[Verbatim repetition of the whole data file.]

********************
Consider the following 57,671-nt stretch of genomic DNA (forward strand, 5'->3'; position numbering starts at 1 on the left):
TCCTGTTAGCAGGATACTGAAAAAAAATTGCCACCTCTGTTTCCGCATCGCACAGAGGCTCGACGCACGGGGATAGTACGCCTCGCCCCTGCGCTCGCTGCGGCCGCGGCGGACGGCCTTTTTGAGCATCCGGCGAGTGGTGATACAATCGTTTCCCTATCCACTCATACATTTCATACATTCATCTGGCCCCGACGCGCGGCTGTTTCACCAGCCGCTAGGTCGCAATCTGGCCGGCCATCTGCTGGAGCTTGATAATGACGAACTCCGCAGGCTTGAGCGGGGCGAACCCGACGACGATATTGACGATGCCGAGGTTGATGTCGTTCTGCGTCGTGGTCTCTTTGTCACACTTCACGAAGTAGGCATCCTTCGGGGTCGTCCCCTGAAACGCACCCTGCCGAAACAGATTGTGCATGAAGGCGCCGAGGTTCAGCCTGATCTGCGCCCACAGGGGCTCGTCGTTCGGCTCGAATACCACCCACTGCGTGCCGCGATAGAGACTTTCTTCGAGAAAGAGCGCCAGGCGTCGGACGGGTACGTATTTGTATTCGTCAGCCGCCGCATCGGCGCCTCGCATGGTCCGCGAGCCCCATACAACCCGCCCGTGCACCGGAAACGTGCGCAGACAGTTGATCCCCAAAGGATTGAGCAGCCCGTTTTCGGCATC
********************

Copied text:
Consider the following 57,671-nt stretch of genomic DNA (forward strand, 5'->3'; position numbering starts at 1 on the left):
TCCTGTTAGCAGGATACTGAAAAAAAATTGCCACCTCTGTTTCCGCATCGCACAGAGGCTCGACGCACGGGGATAGTACGCCTCGCCCCTGCGCTCGCTGCGGCCGCGGCGGACGGCCTTTTTGAGCATCCGGCGAGTGGTGATACAATCGTTTCCCTATCCACTCATACATTTCATACATTCATCTGGCCCCGACGCGCGGCTGTTTCACCAGCCGCTAGGTCGCAATCTGGCCGGCCATCTGCTGGAGCTTGATAATGACGAACTCCGCAGGCTTGAGCGGGGCGAACCCGACGACGATATTGACGATGCCGAGGTTGATGTCGTTCTGCGTCGTGGTCTCTTTGTCACACTTCACGAAGTAGGCATCCTTCGGGGTCGTCCCCTGAAACGCACCCTGCCGAAACAGATTGTGCATGAAGGCGCCGAGGTTCAGCCTGATCTGCGCCCACAGGGGCTCGTCGTTCGGCTCGAATACCACCCACTGCGTGCCGCGATAGAGACTTTCTTCGAGAAAGAGCGCCAGGCGTCGGACGGGTACGTATTTGTATTCGTCAGCCGCCGCATCGGCGCCTCGCATGGTCCGCGAGCCCCATACAACCCGCCCGTGCACCGGAAACGTGCGCAGACAGTTGATCCCCAAAGGATTGAGCAGCCCGTTTTCGGCATC